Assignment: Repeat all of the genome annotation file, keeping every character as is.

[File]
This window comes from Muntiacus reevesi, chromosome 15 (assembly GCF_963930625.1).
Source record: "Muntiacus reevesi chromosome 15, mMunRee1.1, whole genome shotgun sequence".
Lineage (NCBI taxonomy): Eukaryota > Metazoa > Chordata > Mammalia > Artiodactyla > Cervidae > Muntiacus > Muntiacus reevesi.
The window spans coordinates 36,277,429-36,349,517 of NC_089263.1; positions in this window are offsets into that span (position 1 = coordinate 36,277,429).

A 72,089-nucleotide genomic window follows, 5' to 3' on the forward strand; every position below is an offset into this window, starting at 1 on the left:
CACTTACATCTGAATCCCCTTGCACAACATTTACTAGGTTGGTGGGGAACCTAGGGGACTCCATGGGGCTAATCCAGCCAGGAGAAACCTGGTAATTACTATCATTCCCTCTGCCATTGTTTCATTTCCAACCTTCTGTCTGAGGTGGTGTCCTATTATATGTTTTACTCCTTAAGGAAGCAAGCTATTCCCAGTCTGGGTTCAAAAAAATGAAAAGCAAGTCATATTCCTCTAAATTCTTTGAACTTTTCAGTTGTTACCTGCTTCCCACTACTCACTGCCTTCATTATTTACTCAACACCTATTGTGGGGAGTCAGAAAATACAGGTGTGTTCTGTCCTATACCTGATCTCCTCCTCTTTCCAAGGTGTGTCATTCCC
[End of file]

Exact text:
This window comes from Muntiacus reevesi, chromosome 15 (assembly GCF_963930625.1).
Source record: "Muntiacus reevesi chromosome 15, mMunRee1.1, whole genome shotgun sequence".
Lineage (NCBI taxonomy): Eukaryota > Metazoa > Chordata > Mammalia > Artiodactyla > Cervidae > Muntiacus > Muntiacus reevesi.
The window spans coordinates 36,277,429-36,349,517 of NC_089263.1; positions in this window are offsets into that span (position 1 = coordinate 36,277,429).

A 72,089-nucleotide genomic window follows, 5' to 3' on the forward strand; every position below is an offset into this window, starting at 1 on the left:
CACTTACATCTGAATCCCCTTGCACAACATTTACTAGGTTGGTGGGGAACCTAGGGGACTCCATGGGGCTAATCCAGCCAGGAGAAACCTGGTAATTACTATCATTCCCTCTGCCATTGTTTCATTTCCAACCTTCTGTCTGAGGTGGTGTCCTATTATATGTTTTACTCCTTAAGGAAGCAAGCTATTCCCAGTCTGGGTTCAAAAAAATGAAAAGCAAGTCATATTCCTCTAAATTCTTTGAACTTTTCAGTTGTTACCTGCTTCCCACTACTCACTGCCTTCATTATTTACTCAACACCTATTGTGGGGAGTCAGAAAATACAGGTGTGTTCTGTCCTATACCTGATCTCCTCCTCTTTCCAAGGTGTGTCATTCCC